But here is my epiphany: I am still just as wonderful now as when I was poor or sort of rich.  My values have not changed due to going up or down the economic ladder.  I have held onto my morals very tightly through theses changes.  As a matter of fact, these changes have allowed me to really know that who I am, what I do, whom I am friends with, what I do for leisure are my values and morals.

It’s kind of like being grounded again.  Not what some parents to do punish their kids, but that spiritual kind of grounding; that way of being at peace with your surroundings, your soul, really at peace with yourself. 

When you allow the outside circumstances to guide and force your core to change then you are setting yourself up for constant disappointment.  You actually lower your self-esteem.  You are a puppet to your surroundings, everything from your kids, spouse, childhood family, neighbors, and the mass media.

I want you to start today and think about what you are truly thankful for.  Start with just one thing.  Keep it simple.  This one thing can be anything.  It can be the most important thing OR it can be the simplest thing, OR it can be the first thing that comes to mind. Focus on that one thing.  Pay complete attention to one thing you are thankful for.  Do that today.  This one thing will sprout into other things. 

Only let those thoughts that you know are completely a part of your soul and spirit, your core values and morals to get attention.  In other words, there are the regular things-family, clothing, shelter, job, friendship- that we are thankful for, and as you focus on the one thing you have chosen, let your thoughts and feelings understand why this is so special.

Here is how being thankful for food spreads for me.  Food alone is rather basic, but food spreads to the ability to nurture and be nurtured.  Food spreads to my interest in health and physical achievements.  Food is intricately connected with my belief in being the best I can be-I am the food I take in and give to my family.  Food is basic to my soul.  Without food my spirit would wither.  I connect my values and morals to food.  Food alone and especially all its attachments are a necessary part of what I am thankful for.

You see how something so basic actually has such deep and far reaching tentacles.  Food is a part of my soul as well as being necessary to live.  By being thankful this way you put a purpose to the process.

Today as you begin your thankful thinking be simple, yet focus on what is deep and spiritual to you.  Give yourself permission to be thankful outside the box.  Be passionate about what you are thankful for. 

And of course have integrity about your thankfulness.  Be true to your values and morals.  Learn about what they are through this process.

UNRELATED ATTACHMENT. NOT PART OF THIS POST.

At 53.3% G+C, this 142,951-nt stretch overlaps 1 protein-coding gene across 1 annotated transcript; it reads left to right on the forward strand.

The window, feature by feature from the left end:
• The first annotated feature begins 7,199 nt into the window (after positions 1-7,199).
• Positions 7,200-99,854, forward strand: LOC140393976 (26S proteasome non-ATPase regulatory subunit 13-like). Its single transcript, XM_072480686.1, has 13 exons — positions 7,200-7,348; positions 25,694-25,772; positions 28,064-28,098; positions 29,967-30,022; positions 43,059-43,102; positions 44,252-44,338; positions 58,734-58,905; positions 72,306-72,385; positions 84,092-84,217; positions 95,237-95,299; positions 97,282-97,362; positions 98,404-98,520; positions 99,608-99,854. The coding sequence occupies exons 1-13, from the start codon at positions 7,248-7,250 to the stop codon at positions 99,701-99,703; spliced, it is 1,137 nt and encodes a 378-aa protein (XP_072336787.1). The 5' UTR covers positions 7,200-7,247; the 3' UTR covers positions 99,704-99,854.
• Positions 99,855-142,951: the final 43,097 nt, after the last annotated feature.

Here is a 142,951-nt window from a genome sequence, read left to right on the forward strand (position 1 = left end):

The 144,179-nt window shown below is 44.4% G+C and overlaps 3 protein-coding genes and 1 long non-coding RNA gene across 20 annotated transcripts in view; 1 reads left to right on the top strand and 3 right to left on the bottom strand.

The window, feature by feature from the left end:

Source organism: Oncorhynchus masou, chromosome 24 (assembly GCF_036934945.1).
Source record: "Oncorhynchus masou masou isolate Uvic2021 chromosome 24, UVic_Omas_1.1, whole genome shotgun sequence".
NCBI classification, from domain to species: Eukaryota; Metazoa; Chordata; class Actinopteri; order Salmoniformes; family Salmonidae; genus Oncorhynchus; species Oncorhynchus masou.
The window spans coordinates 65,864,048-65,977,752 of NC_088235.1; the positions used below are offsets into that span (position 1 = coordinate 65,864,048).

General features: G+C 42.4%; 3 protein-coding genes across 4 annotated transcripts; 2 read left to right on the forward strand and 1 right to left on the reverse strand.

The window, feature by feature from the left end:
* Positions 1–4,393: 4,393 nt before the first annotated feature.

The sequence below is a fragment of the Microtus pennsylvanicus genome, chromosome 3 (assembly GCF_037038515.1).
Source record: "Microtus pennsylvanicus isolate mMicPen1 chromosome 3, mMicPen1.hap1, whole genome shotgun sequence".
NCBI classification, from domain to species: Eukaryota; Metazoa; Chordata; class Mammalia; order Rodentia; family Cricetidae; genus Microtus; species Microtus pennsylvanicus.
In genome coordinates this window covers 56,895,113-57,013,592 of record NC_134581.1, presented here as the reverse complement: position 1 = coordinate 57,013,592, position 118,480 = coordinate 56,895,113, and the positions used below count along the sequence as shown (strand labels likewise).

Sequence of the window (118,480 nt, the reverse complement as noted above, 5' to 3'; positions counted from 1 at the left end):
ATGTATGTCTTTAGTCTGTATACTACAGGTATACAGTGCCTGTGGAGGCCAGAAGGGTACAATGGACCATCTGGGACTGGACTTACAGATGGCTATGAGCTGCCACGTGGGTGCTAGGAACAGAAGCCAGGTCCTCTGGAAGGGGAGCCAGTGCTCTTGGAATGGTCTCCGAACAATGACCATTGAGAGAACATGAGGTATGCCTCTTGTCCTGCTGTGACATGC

Have fun with your thanks and Parent and live with Passion, Purpose, and Integrity

Grace

PS: I do have a very nice podcast at http://www.GEMParenting.com/store called Thanksgiving the Gentle Holiday.  You might really like to listen to it.  You need to scroll down a ways to get to it.

Creative Crayon Club: Activities to do with your Teen

May 31, 2008 at 8:49 am | Posted in attitudes, children, Creative Crayon Club, dads, Families, Family Time, Fun Activities, GEM Parenting Secrets, How To, lying, moms, Mothers, parents, peer pressure, relationships, respect, responsibilities, Self Esteem, spirituality, sports, teenagers, teens, Tweens | 2 Comments
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This is out last Creative Crayon Club dedicated to parenting teenagers for a while. It has been a great deal of fun to put these together for you.  I would really love it if you would comment about your favorite thing to do with your teen.

Here are a few things for you to do that can help reduce lying in your house.

Household Projects

Give your teen a choice of household projects that you two will complete.  Pick one, create a time line for the project, and get to work.  Teens thrive on simple projects that give them the respect and responsibility of an adult.  When you do the project together you can have conversations that impart your values and morals without actually having to set up the conversations. 

Join a Club or Group Together

This can be anything from fly fishing, scuba diving, walking club, art group.  There are millions of things to do.  Find something that both of you want to try, but haven’t.  This put you on an even keel.  You are joining the group as two adults.

Find a Needy Group You Can Volunteer For

You can make a meal once a month for a shelter, find books to give to an under privileged school, better yet read once a month to some group.  Again, the list is endless.  Find some way to be the givers on an equal basis.

There is a thread to all these ideas.  Be active with your teen.  Don’t try to be their friend.  Find things that allow you to be together, without being peers.  As you treat your teen with respect, your teen will have respect for you.  And your teen will see that you are someone whose opinion they value.  When they feel valued they will be less able to lie to you.  It is also important to be sure that you remain the parent- the adult.  When you do these things the bottom line is that you give your teen the opportunity to develop into an adult with self respect and high self esteem.